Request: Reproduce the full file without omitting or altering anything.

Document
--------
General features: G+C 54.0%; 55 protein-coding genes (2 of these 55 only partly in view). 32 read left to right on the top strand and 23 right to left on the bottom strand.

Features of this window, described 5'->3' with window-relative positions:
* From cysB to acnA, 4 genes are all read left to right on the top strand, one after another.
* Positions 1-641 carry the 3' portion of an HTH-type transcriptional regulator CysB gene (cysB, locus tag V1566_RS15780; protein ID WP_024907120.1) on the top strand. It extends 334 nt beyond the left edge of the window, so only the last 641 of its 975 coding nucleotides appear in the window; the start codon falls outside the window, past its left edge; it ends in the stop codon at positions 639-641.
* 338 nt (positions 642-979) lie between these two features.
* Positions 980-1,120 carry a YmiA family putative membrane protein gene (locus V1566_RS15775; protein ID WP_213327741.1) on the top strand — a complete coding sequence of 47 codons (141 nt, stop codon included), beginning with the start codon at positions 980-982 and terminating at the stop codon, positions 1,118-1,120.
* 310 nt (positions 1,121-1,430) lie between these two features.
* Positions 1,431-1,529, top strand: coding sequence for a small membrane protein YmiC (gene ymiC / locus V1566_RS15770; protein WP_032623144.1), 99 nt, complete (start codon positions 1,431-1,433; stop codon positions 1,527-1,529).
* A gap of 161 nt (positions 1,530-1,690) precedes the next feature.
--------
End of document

General features: G+C 54.0%; 55 protein-coding genes (2 of these 55 only partly in view). 32 read left to right on the top strand and 23 right to left on the bottom strand.

Features of this window, described 5'->3' with window-relative positions:
* From cysB to acnA, 4 genes are all read left to right on the top strand, one after another.
* Positions 1-641 carry the 3' portion of an HTH-type transcriptional regulator CysB gene (cysB, locus tag V1566_RS15780; protein ID WP_024907120.1) on the top strand. It extends 334 nt beyond the left edge of the window, so only the last 641 of its 975 coding nucleotides appear in the window; the start codon falls outside the window, past its left edge; it ends in the stop codon at positions 639-641.
* 338 nt (positions 642-979) lie between these two features.
* Positions 980-1,120 carry a YmiA family putative membrane protein gene (locus V1566_RS15775; protein ID WP_213327741.1) on the top strand — a complete coding sequence of 47 codons (141 nt, stop codon included), beginning with the start codon at positions 980-982 and terminating at the stop codon, positions 1,118-1,120.
* 310 nt (positions 1,121-1,430) lie between these two features.
* Positions 1,431-1,529, top strand: coding sequence for a small membrane protein YmiC (gene ymiC / locus V1566_RS15770; protein WP_032623144.1), 99 nt, complete (start codon positions 1,431-1,433; stop codon positions 1,527-1,529).
* A gap of 161 nt (positions 1,530-1,690) precedes the next feature.